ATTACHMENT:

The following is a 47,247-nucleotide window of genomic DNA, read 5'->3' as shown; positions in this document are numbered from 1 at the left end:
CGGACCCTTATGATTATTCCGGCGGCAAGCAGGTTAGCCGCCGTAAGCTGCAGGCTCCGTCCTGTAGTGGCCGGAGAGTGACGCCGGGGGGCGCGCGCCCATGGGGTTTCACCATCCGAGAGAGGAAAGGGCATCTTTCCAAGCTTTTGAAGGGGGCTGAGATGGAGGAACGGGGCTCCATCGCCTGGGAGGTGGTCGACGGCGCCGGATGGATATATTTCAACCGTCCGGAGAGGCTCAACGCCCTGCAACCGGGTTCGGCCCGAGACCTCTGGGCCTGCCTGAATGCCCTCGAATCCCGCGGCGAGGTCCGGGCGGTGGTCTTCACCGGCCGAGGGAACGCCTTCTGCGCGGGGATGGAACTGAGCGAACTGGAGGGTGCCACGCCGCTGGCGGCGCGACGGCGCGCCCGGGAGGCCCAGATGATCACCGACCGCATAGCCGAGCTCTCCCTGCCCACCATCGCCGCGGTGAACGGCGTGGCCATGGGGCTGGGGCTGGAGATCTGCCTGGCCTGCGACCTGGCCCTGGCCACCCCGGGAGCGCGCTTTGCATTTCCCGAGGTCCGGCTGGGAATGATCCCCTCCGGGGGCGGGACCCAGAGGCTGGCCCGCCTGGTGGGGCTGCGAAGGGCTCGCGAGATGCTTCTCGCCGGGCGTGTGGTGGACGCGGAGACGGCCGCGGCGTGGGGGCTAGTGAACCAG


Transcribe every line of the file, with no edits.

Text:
The following is a 47,247-nucleotide window of genomic DNA, read 5'->3' as shown; positions in this document are numbered from 1 at the left end:
CGGACCCTTATGATTATTCCGGCGGCAAGCAGGTTAGCCGCCGTAAGCTGCAGGCTCCGTCCTGTAGTGGCCGGAGAGTGACGCCGGGGGGCGCGCGCCCATGGGGTTTCACCATCCGAGAGAGGAAAGGGCATCTTTCCAAGCTTTTGAAGGGGGCTGAGATGGAGGAACGGGGCTCCATCGCCTGGGAGGTGGTCGACGGCGCCGGATGGATATATTTCAACCGTCCGGAGAGGCTCAACGCCCTGCAACCGGGTTCGGCCCGAGACCTCTGGGCCTGCCTGAATGCCCTCGAATCCCGCGGCGAGGTCCGGGCGGTGGTCTTCACCGGCCGAGGGAACGCCTTCTGCGCGGGGATGGAACTGAGCGAACTGGAGGGTGCCACGCCGCTGGCGGCGCGACGGCGCGCCCGGGAGGCCCAGATGATCACCGACCGCATAGCCGAGCTCTCCCTGCCCACCATCGCCGCGGTGAACGGCGTGGCCATGGGGCTGGGGCTGGAGATCTGCCTGGCCTGCGACCTGGCCCTGGCCACCCCGGGAGCGCGCTTTGCATTTCCCGAGGTCCGGCTGGGAATGATCCCCTCCGGGGGCGGGACCCAGAGGCTGGCCCGCCTGGTGGGGCTGCGAAGGGCTCGCGAGATGCTTCTCGCCGGGCGTGTGGTGGACGCGGAGACGGCCGCGGCGTGGGGGCTAGTGAACCAG